When you’re sick, or hurting, and your life feels like it’s no longer in your control, you find yourself planning out every moment of every day. You do this to ensure you save what little energy you have for the highest priority things. In the process, you lose the ability to be spontaneous. You just never know how you’ll feel in a day, an hour, or a minute.
That blows. There’s no two ways about it.
When I was at my lowest point, when I was barely taking care of myself let alone getting to work or being socially active, I fell into a deep depression about my lack of spontaneity. My life was boring and too planned out for me to enjoy. After hiding away in my home feeling sorry for myself, I came up with a plan to get back in action. I started what I like to call Planned Spontaneity. Ironic, I know.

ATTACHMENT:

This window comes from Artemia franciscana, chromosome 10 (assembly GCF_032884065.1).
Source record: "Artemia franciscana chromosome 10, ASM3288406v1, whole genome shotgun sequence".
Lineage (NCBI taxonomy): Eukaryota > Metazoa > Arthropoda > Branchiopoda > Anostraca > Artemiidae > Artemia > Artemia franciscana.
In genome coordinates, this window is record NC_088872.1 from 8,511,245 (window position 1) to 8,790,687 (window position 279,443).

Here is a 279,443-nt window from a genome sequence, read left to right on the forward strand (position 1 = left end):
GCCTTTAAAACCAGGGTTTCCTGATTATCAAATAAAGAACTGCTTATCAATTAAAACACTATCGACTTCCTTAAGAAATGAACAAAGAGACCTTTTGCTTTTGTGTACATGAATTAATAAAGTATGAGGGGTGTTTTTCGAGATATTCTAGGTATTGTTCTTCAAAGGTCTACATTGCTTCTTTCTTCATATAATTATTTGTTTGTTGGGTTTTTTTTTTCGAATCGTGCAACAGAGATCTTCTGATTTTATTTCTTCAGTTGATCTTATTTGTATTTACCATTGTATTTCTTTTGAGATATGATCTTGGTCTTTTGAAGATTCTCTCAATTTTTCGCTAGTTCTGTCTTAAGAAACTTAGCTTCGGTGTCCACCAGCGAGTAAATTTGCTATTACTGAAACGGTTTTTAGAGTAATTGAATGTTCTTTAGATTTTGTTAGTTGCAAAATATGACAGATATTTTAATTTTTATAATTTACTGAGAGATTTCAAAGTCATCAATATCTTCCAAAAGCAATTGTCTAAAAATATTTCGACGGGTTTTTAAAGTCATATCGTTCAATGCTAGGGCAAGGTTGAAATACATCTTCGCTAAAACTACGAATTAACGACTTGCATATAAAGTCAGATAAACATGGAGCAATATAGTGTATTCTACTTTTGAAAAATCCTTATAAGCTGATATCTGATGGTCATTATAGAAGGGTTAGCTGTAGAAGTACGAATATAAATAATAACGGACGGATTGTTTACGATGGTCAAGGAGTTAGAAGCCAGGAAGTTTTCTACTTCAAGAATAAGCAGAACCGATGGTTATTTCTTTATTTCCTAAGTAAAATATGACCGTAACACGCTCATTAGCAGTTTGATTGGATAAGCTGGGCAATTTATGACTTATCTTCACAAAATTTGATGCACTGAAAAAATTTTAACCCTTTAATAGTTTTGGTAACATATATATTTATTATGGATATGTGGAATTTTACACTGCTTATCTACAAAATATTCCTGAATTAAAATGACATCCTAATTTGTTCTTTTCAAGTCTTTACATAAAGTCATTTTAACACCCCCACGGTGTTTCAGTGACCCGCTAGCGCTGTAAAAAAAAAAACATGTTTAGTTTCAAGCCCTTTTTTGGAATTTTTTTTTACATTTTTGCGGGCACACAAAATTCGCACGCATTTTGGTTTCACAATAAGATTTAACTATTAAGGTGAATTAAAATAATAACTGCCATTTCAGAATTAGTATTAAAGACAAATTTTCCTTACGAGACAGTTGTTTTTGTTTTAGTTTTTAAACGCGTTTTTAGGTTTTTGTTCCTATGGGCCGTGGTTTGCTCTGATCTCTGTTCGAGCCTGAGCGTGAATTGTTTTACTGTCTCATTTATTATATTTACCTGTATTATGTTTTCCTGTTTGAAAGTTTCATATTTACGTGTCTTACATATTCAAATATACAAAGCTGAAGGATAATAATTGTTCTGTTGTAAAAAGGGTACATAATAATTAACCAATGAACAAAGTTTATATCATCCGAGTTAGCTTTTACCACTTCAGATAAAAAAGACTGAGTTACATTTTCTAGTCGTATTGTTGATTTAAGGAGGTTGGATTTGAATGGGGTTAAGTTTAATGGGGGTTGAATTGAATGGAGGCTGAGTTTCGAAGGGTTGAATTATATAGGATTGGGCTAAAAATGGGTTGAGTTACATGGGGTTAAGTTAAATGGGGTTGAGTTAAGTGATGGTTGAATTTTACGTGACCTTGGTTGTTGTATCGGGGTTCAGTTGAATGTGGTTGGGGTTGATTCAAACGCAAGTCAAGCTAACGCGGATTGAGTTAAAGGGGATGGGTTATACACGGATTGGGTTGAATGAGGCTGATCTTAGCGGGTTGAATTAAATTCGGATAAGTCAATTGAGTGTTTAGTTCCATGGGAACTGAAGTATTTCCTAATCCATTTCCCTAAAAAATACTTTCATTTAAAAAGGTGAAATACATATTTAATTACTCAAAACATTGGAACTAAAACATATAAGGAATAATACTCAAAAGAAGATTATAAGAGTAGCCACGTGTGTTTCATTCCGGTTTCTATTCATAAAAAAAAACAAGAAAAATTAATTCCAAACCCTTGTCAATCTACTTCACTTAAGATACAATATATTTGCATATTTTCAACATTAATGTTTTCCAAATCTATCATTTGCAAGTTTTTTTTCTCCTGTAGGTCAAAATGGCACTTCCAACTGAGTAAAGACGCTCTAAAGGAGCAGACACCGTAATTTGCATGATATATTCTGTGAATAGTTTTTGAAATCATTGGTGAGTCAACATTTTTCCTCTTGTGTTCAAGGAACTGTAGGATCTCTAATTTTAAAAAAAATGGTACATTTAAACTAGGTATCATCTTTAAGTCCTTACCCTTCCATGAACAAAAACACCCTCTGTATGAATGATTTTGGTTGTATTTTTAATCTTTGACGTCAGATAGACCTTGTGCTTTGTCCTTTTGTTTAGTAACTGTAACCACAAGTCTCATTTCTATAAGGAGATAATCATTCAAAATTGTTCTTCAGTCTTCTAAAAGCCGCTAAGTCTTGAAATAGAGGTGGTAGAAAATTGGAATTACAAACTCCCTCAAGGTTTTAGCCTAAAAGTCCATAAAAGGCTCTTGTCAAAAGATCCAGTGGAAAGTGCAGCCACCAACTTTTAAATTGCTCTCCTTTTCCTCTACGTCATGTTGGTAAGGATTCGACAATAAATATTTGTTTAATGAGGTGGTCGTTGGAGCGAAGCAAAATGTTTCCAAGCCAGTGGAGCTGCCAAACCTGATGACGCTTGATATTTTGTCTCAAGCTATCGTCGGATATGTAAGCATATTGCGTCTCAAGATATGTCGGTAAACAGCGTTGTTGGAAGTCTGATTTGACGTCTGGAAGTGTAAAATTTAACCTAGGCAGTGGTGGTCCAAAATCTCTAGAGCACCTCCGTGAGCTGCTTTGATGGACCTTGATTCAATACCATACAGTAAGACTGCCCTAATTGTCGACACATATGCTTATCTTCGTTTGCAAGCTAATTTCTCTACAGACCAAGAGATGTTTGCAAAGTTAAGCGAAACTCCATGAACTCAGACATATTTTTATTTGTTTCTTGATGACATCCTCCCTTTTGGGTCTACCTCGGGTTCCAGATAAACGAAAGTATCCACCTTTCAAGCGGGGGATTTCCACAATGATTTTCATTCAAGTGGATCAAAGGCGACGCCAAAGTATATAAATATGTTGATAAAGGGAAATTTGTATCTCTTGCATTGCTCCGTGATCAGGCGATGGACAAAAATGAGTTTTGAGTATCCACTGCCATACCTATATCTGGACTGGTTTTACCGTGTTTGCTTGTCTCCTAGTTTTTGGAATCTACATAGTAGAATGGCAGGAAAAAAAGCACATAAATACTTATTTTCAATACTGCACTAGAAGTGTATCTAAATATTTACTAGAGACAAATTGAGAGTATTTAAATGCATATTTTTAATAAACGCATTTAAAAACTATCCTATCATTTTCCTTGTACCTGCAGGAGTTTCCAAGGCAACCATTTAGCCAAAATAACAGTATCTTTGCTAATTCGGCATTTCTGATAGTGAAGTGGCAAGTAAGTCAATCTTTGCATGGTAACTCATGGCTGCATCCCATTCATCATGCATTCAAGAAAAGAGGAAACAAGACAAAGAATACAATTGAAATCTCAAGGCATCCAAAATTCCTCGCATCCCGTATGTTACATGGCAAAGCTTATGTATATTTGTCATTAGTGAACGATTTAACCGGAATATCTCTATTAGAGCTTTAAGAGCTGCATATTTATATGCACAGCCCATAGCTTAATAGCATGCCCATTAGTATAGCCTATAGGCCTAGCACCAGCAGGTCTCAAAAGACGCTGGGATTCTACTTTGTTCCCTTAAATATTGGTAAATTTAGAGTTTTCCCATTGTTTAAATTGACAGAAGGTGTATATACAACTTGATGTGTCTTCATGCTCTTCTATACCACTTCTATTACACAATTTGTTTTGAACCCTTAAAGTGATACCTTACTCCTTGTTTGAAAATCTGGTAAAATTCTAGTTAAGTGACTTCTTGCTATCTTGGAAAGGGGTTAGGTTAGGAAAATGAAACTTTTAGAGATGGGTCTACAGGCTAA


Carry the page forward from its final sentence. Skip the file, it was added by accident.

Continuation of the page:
I created a list of things I would like to do on a whim if I had the time or the energy for it. The list ranged from simple things around the house, to activities with friends, and even big ticket items like road trips and vacations. I arranged the list from low energy to high, so that it was easy to dive into. I kept that list close by, and when the time came that I felt the slightest burst of extra energy I dove into the list looking for the right “spontaneous” activity to do.
I discovered that the hardest part of being spontaneous while being sick was the thinking. I wasted so much time and effort coming up with activity ideas, and found I would easily give up. The concept of the list wasn’t perfect, because it was still somewhat planned, but it did give me ideas. It cut out the over-thinking, and helped me decide what wonderful random thing to enjoy right here and right now.
When you feel broken all the time, you feel like you can’t do anything a lot of the time. Taking away some of the guess work, and reducing the stressed out over-thinking, can give you a sense of (the smallest bit of) freedom. And we’ll take all the personal freedom we can get.